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Dear Elena Sergaevna


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Spartacus Square Theatre

at Victory Gardens

For teachers the great paradox is that in order to educate students they must impose a discipline so seemingly mindless that it discourages the very reasoning they hope to teach. But both sides share responsibility. If students always knew what was best for them, they would teach themselves; since they don't, they must exchange an anarchic freedom for the chance to learn systematically.

As Dear Elena Sergaevna searingly shows, that shared responsibility can't easily be abandoned. For almost a decade this play by Soviet dramatist Lyudmilla Razumovskaya was banned from the Soviet stage; it was feared that its graphic depiction of trouble in the workers' paradise would poison morale. Now the dramatic illustration of perestroika, it's become Razumovskaya's most popular play (with a film version to come). Moscow's Spartacus Square Theatre has performed it over 200 times--and it shows: these five actors live it to the bursting point. In this invaluable Victory Gardens presentation nothing is lost in simultaneous translation.

Disturbing as hell, Dear Elena Sergaevna is a sort of Miss Margarida's Way where the students, not the teacher, are the bullies. The play fleshes out an unbridgeable gulf--between Elena, an idealistic Moscow teacher whose gospel is hard work and following rules, and four cynical and amoral high school students; they believe in no future because they can't imagine a future that believes in them.

It begins as the students, brimming over with false bonhomie, arrive unexpectedly at Elena's proper apartment to wish her a happy birthday. To the astonishment and delight of this lonely 42-year-old spinster they've brought flowers, cake, and a gift of (stolen) crystal glasses. Though embarrassed by these gratuities, she reluctantly accepts them.

The real reason for their visit is soon clear; they want the key to the safe where Elena keeps their math exams, which they intend to alter in order to graduate. (They rationalize the theft by saying that liberal-arts majors don't need to know math, but their fear is clear: if they don't pass, they'll have to settle for a lot less of the "good life," and may even die in Afghanistan.)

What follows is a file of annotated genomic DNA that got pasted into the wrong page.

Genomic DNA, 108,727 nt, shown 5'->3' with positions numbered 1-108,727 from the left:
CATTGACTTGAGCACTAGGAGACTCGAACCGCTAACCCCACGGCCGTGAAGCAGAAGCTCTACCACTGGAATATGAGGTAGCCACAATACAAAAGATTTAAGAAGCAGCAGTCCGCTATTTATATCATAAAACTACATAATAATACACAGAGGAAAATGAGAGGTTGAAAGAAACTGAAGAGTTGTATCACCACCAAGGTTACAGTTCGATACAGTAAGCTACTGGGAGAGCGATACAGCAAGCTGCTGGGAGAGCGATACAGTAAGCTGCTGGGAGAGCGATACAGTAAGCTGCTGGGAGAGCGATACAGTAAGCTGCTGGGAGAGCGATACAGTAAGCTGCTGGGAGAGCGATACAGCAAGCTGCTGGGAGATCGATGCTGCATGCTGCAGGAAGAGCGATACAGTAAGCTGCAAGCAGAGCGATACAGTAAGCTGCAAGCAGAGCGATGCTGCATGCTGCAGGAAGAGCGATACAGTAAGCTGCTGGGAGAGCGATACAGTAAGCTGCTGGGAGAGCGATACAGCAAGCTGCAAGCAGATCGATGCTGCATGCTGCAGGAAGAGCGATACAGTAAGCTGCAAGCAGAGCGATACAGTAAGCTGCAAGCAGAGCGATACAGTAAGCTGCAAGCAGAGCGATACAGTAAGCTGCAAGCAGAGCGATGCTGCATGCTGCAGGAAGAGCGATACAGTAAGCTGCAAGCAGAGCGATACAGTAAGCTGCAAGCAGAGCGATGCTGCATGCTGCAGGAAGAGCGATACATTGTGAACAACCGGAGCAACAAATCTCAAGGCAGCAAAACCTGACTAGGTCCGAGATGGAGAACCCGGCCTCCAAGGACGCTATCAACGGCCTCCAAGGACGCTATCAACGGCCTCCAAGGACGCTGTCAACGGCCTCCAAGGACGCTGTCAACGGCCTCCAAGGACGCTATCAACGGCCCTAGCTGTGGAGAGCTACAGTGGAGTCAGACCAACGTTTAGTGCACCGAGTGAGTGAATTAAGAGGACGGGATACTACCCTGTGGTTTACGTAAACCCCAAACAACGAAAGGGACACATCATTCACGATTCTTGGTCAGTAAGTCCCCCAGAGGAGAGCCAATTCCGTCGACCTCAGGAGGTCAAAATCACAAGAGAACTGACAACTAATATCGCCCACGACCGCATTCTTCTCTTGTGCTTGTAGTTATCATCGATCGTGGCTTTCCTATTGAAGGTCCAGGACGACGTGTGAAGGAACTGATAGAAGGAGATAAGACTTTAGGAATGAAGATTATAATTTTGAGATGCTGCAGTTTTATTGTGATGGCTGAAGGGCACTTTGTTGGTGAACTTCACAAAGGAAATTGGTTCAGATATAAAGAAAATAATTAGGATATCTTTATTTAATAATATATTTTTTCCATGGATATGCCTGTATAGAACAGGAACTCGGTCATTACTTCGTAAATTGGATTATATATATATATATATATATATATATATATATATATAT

The students--alcoholic Vitya, nihilistic Pasha, and Pasha's gold-digger girlfriend Lally, for whom "life is a horrible joke"--are led by Volodya, a would-be diplomat and future Stalin; his end justifies any means. Believing that "each person has his weak point," the predatory pupils flatter, bribe, and finally threaten Elena--their once-beloved "second mother"--then lock the door, cut off the phone lines, and ransack the apartment. Elena, frantic and disbelieving, refuses to become a partner to their cheating.

Between Volodya and Elena there can be no quarter. A Machiavellian materialist, this brilliant and dangerous young man despises idealists like Elena; he wants to force her to see "the true face of life, even if it turns out to be a leering monster." The world Volodya sees is warped by bureaucratic indifference, favoritism, chronic shortages, alcoholism, the threat of nuclear war. But Elena, still the hopeful child of the 60s, maintains that standards count even when the establishment undermines them. To Volodya power sets all values, not morality--he will get it any way he can. (Keep this guy away from Gorbachev.)

This is much more than a Lord of the Flies with a Russian accent. When I saw it a year ago at Atlanta's Alliance Theatre in an untranslated staging by the Mossoviet Theater, it seemed mere melodrama; the synopsis we followed did little justice to the complexity of its arguments and I couldn't imagine how these cagey students could have imagined they could get away with their break-in. But this Spartacus Square production, reportedly the only one the author is satisfied with, works superbly as social expose and thrilling theater, and it fully conveys the desperate stupidity behind this home invasion.

Svetlana Vragova's staging offers kinetic performances worthy of the old Steppenwolf and, in Oksana Moysina's Elena, a well-tuned vulnerability that would not be out of place in Chekhov. Achingly right, Moysina moves from flustered delight at the surprise visit to wary defensiveness to total collapse. (Elena is unable even to look at these aliens she thought were pupils, who have even put on war paint to justify the attack.)

As the angelic logician-terrorist Volodya, Oleg Horitonov is frightening as he moves from seductive sympathy (literally waltzing Elena around) to a screeching falsetto as the boy fascist plays out his power fantasy. As the uneasy lovers Pasha and Lally, Viktor Mosienko and Irina Manulova resemble the proverbial kids next door; they then turn to bad seed so fast it hurts to watch. Finally, Sergei Pinegin as pathetic, boozing Vitya conveys with equal vigor both the kid and the monster. Nikita Tkachuk's set destroys itself well.

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